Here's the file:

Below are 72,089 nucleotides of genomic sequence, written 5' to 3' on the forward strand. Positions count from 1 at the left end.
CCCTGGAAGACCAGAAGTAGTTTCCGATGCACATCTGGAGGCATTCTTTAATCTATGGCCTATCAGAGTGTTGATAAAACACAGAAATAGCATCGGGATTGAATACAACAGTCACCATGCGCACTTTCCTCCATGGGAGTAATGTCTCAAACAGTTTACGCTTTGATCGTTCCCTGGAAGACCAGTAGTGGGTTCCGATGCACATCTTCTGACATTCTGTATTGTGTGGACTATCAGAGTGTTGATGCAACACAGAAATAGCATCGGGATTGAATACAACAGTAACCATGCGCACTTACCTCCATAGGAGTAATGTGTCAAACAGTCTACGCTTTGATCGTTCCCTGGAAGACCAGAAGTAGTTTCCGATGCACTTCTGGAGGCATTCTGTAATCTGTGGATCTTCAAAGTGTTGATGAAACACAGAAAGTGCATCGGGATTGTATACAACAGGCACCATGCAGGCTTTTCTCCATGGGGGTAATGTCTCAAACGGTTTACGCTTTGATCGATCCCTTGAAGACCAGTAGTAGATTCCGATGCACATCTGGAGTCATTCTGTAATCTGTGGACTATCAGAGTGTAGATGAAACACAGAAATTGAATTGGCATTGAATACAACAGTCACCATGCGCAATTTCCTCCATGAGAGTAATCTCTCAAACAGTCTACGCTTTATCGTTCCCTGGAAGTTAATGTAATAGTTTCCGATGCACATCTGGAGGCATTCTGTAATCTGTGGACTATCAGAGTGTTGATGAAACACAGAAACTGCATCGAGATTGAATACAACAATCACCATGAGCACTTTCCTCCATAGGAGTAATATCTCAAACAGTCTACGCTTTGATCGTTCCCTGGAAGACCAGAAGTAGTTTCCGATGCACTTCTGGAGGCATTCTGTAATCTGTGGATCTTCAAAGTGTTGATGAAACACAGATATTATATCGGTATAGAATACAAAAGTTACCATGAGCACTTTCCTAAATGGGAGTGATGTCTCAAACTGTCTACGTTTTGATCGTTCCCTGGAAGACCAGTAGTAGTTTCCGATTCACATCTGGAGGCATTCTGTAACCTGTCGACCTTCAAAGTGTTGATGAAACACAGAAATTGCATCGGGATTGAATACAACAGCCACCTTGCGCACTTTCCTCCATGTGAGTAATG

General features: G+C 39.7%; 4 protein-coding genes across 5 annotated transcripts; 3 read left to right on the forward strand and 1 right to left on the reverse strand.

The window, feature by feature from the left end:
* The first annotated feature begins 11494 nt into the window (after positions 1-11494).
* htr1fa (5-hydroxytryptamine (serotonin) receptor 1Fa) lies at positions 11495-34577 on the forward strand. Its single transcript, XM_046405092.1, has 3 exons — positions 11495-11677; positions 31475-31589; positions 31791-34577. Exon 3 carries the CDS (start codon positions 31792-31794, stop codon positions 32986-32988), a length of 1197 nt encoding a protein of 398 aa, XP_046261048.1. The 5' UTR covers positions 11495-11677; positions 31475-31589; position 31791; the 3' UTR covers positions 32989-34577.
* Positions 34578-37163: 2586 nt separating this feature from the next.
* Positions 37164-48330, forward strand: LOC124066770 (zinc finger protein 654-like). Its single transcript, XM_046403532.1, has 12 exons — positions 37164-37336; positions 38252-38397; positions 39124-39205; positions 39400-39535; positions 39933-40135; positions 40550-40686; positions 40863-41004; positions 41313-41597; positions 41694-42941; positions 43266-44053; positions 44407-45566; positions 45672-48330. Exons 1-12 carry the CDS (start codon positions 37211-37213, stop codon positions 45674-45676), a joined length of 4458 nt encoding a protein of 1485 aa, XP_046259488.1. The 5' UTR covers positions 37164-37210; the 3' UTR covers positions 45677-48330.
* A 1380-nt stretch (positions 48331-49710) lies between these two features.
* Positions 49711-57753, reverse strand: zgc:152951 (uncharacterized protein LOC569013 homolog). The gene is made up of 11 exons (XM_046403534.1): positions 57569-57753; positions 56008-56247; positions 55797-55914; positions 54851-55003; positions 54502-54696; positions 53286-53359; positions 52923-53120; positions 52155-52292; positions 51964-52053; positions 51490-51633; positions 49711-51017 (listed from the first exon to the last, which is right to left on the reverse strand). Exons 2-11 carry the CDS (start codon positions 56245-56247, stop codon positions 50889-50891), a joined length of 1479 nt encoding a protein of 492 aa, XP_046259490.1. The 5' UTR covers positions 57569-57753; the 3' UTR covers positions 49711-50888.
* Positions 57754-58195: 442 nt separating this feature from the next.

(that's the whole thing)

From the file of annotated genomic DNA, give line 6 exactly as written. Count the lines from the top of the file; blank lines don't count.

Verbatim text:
* htr1fa (5-hydroxytryptamine (serotonin) receptor 1Fa) lies at positions 11495-34577 on the forward strand. Its single transcript, XM_046405092.1, has 3 exons — positions 11495-11677; positions 31475-31589; positions 31791-34577. Exon 3 carries the CDS (start codon positions 31792-31794, stop codon positions 32986-32988), a length of 1197 nt encoding a protein of 398 aa, XP_046261048.1. The 5' UTR covers positions 11495-11677; positions 31475-31589; position 31791; the 3' UTR covers positions 32989-34577.